Nate’s vintage painted rug

Nate writes:

Hi, We just bought an old house, and under a carpet in one of the bedrooms was a “something” — I am not sure what its real name is… It is 6 feet by 8 or 9 feet, and is a fantastic picture / mural. Looks like it is on masonite or some other fiber type board. The “rug” is not attached at all — we can pick it up and move it. It is not gummy at all, seems like just fiberboard, maybe 1/8 of an inch thick. The house was built back around 1900 as a schoolhouse, then sold, dismantled, moved and rebuilt maybe around 1935. The family we bought it from had it since the mid 50’s… I would like to … see if anyone knows anything about it. Thanks!

Nate, it’s hard to say what this is made out of —  there are a number of possibilities.  I recommend that you have it looked at by experts to (1) identify and value it, (2) discuss how to preserve it, and most importantly —  (3) to ensure you know what materials it may be made of  so that you can make informed issues about environmental and safety issues.  In an old house, you want to check every surface for vintage nastiness such as lead and asbestos, for example. Update: Jane Powell in her book “Linoleum” says that while linoleum is known today for its use of renewable resources (cork, linseed oil, namely), heavy metals such as lead may have been used in the manufacturer of old linoleum. So — Precautionary Pam repeats: Get with your own properly licensed professional to determine what’s in this , so that you can make informed decisions about how to handle. Be Safe / Renovate Safe.

That said, here are some possibilities that I am aware of:

1. Impregnated and enameled felt: I have a 1954 catalog for Armstrong flooring, and it is mostly all tile and sheet. But, at the back, in a very small section, they they still feature several rugs like this, with the “Quaker Floor Covering” brand attached. In their description, they say the rugs (two shown here) are made of felt impregnated with a waterproofing and strengthening saturant. It then has sealants on the top and bottom, a leveling coat, then is painted with the design and baked. (“Impregnated… saturant… paint” = code words for get it tested to know what you have.)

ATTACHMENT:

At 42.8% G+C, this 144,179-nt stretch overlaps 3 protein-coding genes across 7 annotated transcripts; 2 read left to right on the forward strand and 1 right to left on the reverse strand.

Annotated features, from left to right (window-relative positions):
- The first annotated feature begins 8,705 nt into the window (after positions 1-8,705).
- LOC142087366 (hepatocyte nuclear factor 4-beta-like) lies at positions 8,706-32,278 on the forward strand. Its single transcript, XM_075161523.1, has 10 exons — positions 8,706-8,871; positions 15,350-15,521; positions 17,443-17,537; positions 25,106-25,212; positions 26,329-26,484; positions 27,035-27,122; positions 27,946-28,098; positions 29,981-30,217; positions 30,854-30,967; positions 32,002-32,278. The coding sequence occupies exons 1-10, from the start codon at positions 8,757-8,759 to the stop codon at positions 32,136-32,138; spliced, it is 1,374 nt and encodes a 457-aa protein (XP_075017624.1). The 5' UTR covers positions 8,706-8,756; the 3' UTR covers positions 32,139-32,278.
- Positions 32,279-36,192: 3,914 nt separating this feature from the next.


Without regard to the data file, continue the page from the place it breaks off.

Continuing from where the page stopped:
2. Linoleum: While my catalog shows a kind of felt-painted-rug, bona-fide linoleum rugs also were produced… and it could be that you have one of those. Here is a link to Secondhand Rose and their discussion of linoleum rugs and the process with which they were made. By the way, I am pretty sure these are wicked expensive and then some. So much so that the price is not even mentioned, and they forewarn you of the difficulty to install. Read: Brittle. The linoleum or linoleum-style rug that I once saw at an estate sale was flexible, but very brittle. In fact, I could not buy it because it was clear that it would bust into pieces if it were not kept absolutely flat.

3. Other: You say your rug feels like it is on a piece of masonite or something stronger and less flexible than linoleum, so it could well be that you have something else. (Most of my focus is on post-war decor, whereas these types of rugs, I believe, were more popular in the early 20th century.)

One thing is pretty clear to me, Nate: I bet your your rug is quite rare and valuable. Novelty and juvenile designs like this are always very collectible. And even with the condition issues, your rug has tremendous charm. Perhaps it belongs in a museum. Good luck, and many thanks for sharing.


Get our retrolicious free newsletter.


Get our retrolicious free newsletter.


  1. says

    The person who asked why it was under the carpet? I don’t know the why, but we certainly see a lot of that around here in the older homes. We found linoleum underneath carpeting in many rooms in this 1913 house we’re living in now.

  2. Nate says

    Hey everyone,
    Thanks for offering thoughts and insights on this- very helpful and encouraging. My dad is visiting, and he believes it is linoleum – if you look at some of the broken edges there is a blackish layer underneath the art layer, but then under the black is more cardboardy (I know, not a real word, but you get the idea…)